Reveal among us the light of your presence, that we may behold your power and glory.
Hymn for Advent
Baffled in darkness, we are lost,
The winter night is long and cold
Taught by the prophets' joyful Word
Thaw out the nearly frozen heart
Anglican Theological Review, 81.4 Fall 1999, pp. 687-688.
Circle us, Lord
Circle us, Lord
Gentle Mary laid her child. Jongemannenkoor, Stads Jongenskoor Oldenzaal.
Advent has for a long time been one of the most important and significant times in the Church's year—a time of waiting, we sometimes say. But once we've said waiting, of course that's not a very attractive word. We're not a culture that's very used to waiting. 'Take waiting out of wanting'—that's a slogan that was very popular some decades ago—and it still governs a great deal of the way we behave. We'd quite like to have things when we decide we want them. And so waiting seems negative, waiting seems perhaps passive, unexciting, the boring bit before we get to the exciting bit. …
Well it's that kind of waiting that Advent is about. We remember in Advent the time of waiting before the birth of Jesus, and we remember that time of waiting as the Bible shows it to us—as a time when people were indeed longing for something that would change everything, and yet at the same time not quite knowing what that something would be. During Advent, Christians go back to that time of waiting as the Bible shows it to us. They read again the prophecies in the Hebrew Scriptures and the Old Testament. They read about how people were longing for an end to slavery, longing to be back home in some sense, longing to be at home with God again, longing for reconciliation. And all of that is expressed in the most powerful metaphors, especially in the prophecies of Isaiah; metaphors about the desert blossoming, metaphors about the rain falling, metaphors about day dawning after there's been a long, long night.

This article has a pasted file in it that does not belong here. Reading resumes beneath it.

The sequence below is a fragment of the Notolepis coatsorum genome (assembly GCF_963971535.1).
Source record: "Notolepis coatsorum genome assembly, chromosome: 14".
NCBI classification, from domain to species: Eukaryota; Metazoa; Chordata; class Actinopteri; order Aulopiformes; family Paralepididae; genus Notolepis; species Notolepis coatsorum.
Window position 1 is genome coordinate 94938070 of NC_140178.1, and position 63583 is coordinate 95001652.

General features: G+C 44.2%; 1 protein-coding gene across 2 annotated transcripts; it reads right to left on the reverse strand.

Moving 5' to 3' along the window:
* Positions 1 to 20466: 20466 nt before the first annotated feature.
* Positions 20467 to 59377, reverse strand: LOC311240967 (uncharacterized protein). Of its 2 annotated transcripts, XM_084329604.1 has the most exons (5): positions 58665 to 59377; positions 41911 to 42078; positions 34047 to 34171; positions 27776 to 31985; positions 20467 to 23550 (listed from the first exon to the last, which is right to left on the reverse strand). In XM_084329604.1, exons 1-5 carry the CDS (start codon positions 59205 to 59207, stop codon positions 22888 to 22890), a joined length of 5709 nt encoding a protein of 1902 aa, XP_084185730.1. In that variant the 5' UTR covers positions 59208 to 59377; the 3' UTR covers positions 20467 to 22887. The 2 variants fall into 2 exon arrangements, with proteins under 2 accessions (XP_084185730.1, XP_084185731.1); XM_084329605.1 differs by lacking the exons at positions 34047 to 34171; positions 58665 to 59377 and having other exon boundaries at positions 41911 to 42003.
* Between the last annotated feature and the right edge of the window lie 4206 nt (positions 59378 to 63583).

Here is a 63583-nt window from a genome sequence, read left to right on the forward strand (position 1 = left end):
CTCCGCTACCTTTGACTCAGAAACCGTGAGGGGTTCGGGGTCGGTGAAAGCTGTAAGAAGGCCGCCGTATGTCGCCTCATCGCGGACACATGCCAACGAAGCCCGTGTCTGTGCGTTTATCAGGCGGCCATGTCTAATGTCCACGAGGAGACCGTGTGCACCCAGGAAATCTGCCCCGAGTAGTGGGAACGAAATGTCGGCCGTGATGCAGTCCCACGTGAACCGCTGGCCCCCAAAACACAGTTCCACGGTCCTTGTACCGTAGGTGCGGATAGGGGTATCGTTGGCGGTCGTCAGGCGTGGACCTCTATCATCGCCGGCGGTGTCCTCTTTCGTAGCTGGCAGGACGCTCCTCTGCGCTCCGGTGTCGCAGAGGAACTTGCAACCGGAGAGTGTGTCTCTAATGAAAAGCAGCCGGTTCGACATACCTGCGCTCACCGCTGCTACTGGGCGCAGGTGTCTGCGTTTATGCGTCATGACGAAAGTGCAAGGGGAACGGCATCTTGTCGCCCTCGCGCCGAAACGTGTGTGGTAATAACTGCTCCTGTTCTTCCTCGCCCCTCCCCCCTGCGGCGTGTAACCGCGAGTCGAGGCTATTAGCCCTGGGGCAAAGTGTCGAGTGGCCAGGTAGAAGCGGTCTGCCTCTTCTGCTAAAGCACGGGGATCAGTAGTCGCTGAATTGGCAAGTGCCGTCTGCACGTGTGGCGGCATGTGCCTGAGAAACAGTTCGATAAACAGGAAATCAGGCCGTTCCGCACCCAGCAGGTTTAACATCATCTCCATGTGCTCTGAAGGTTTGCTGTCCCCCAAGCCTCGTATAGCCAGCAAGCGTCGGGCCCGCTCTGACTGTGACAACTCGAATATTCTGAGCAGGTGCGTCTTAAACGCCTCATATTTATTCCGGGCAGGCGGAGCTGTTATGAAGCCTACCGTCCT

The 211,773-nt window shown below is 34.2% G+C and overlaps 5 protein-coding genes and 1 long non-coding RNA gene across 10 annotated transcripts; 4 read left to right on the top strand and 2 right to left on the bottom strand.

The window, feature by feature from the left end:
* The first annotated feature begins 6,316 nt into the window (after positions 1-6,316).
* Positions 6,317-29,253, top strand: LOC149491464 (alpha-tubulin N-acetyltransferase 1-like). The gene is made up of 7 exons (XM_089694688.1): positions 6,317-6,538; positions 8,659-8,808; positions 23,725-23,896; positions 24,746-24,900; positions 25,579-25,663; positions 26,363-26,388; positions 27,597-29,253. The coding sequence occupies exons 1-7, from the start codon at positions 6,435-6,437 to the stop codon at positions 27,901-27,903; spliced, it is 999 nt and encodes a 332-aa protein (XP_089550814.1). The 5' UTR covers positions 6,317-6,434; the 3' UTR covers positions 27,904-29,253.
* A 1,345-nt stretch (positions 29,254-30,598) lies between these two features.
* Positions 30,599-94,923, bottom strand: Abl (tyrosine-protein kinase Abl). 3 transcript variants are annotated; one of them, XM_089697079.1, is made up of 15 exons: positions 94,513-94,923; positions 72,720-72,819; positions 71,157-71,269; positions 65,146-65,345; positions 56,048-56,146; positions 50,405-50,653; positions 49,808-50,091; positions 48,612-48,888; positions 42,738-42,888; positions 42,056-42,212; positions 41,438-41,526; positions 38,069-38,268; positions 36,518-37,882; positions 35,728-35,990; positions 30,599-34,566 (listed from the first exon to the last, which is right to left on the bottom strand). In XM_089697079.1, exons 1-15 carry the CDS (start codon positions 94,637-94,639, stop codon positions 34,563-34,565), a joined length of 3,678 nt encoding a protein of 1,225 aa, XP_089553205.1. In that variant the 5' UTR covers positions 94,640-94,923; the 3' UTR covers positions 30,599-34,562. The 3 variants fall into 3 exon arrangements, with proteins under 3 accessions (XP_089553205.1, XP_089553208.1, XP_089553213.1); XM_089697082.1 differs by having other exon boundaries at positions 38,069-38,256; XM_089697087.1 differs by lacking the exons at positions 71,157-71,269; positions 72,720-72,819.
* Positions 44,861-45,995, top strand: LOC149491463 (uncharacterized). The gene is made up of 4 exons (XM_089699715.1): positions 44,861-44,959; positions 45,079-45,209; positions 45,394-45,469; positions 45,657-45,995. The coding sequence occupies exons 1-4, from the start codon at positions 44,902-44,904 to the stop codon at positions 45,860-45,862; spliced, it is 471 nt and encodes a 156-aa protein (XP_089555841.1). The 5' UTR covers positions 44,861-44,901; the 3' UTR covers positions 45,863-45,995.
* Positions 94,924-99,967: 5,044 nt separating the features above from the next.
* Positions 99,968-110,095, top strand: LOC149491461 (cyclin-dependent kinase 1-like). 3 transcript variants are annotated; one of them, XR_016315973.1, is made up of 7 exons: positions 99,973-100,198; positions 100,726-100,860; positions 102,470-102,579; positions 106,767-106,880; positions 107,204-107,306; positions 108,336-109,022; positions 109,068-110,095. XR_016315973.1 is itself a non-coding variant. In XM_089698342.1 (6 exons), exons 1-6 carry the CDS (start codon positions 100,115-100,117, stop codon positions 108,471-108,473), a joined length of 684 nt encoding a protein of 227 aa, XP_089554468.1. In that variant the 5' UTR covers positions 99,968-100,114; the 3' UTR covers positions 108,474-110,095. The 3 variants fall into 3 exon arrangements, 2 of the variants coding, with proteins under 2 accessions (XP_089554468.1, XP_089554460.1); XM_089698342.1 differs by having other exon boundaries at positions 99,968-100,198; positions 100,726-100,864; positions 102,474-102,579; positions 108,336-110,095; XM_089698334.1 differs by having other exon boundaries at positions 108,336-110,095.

So during this four weeks before Christmas, that's what Christians are reflecting on. When Jesus comes into the life of the world with something unplanned, overwhelming, something that makes a colossal difference, we long for it and yet we don't quite know what it's going to involve. This is a bit odd isn't it, you might say. Surely Jesus has come into the world and by now we ought to know what sort of difference he's made. But the truth is that we don't yet know the difference Jesus might make. We know some of the difference he's made to our lives as individuals, to the life of the Christian community, the Church, to the whole world. And yet there's more. We're still waiting to see what might happen if Jesus was allowed into our lives that bit more fully; that bit more radically.